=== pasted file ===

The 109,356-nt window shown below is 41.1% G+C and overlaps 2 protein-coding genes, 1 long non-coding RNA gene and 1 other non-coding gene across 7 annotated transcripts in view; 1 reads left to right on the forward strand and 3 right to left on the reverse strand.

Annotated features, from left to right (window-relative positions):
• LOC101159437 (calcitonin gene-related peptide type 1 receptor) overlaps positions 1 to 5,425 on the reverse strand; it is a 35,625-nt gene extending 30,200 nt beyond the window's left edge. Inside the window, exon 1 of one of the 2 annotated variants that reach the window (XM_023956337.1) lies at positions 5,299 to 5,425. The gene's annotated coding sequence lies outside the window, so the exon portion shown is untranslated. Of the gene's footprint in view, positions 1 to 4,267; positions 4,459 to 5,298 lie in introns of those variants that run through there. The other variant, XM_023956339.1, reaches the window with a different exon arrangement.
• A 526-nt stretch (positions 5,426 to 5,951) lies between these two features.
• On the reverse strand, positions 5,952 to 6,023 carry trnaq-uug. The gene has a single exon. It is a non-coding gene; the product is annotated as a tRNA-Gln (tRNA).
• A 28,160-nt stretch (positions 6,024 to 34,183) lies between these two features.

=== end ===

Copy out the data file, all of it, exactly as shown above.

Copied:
The 109,356-nt window shown below is 41.1% G+C and overlaps 2 protein-coding genes, 1 long non-coding RNA gene and 1 other non-coding gene across 7 annotated transcripts in view; 1 reads left to right on the forward strand and 3 right to left on the reverse strand.

Annotated features, from left to right (window-relative positions):
• LOC101159437 (calcitonin gene-related peptide type 1 receptor) overlaps positions 1 to 5,425 on the reverse strand; it is a 35,625-nt gene extending 30,200 nt beyond the window's left edge. Inside the window, exon 1 of one of the 2 annotated variants that reach the window (XM_023956337.1) lies at positions 5,299 to 5,425. The gene's annotated coding sequence lies outside the window, so the exon portion shown is untranslated. Of the gene's footprint in view, positions 1 to 4,267; positions 4,459 to 5,298 lie in introns of those variants that run through there. The other variant, XM_023956339.1, reaches the window with a different exon arrangement.
• A 526-nt stretch (positions 5,426 to 5,951) lies between these two features.
• On the reverse strand, positions 5,952 to 6,023 carry trnaq-uug. The gene has a single exon. It is a non-coding gene; the product is annotated as a tRNA-Gln (tRNA).
• A 28,160-nt stretch (positions 6,024 to 34,183) lies between these two features.